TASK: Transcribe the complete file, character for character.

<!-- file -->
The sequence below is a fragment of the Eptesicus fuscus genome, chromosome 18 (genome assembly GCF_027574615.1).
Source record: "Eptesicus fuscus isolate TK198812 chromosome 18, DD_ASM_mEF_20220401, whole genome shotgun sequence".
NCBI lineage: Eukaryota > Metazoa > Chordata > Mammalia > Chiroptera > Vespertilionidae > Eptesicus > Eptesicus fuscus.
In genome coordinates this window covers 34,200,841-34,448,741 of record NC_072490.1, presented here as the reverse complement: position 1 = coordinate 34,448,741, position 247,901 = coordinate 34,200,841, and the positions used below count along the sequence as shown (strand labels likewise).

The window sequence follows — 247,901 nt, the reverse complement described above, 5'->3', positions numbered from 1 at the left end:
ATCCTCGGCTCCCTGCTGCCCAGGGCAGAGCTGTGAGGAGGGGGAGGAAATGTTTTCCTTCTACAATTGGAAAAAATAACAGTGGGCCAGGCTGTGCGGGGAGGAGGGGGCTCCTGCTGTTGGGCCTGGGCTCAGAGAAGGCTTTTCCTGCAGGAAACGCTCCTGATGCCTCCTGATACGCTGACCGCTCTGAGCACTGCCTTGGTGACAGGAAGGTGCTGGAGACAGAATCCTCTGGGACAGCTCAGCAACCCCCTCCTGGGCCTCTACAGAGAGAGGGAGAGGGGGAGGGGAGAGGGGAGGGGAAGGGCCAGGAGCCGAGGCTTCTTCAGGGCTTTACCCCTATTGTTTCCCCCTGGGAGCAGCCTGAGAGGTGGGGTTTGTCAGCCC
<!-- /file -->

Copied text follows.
The sequence below is a fragment of the Eptesicus fuscus genome, chromosome 18 (genome assembly GCF_027574615.1).
Source record: "Eptesicus fuscus isolate TK198812 chromosome 18, DD_ASM_mEF_20220401, whole genome shotgun sequence".
NCBI lineage: Eukaryota > Metazoa > Chordata > Mammalia > Chiroptera > Vespertilionidae > Eptesicus > Eptesicus fuscus.
In genome coordinates this window covers 34,200,841-34,448,741 of record NC_072490.1, presented here as the reverse complement: position 1 = coordinate 34,448,741, position 247,901 = coordinate 34,200,841, and the positions used below count along the sequence as shown (strand labels likewise).

The window sequence follows — 247,901 nt, the reverse complement described above, 5'->3', positions numbered from 1 at the left end:
ATCCTCGGCTCCCTGCTGCCCAGGGCAGAGCTGTGAGGAGGGGGAGGAAATGTTTTCCTTCTACAATTGGAAAAAATAACAGTGGGCCAGGCTGTGCGGGGAGGAGGGGGCTCCTGCTGTTGGGCCTGGGCTCAGAGAAGGCTTTTCCTGCAGGAAACGCTCCTGATGCCTCCTGATACGCTGACCGCTCTGAGCACTGCCTTGGTGACAGGAAGGTGCTGGAGACAGAATCCTCTGGGACAGCTCAGCAACCCCCTCCTGGGCCTCTACAGAGAGAGGGAGAGGGGGAGGGGAGAGGGGAGGGGAAGGGCCAGGAGCCGAGGCTTCTTCAGGGCTTTACCCCTATTGTTTCCCCCTGGGAGCAGCCTGAGAGGTGGGGTTTGTCAGCCC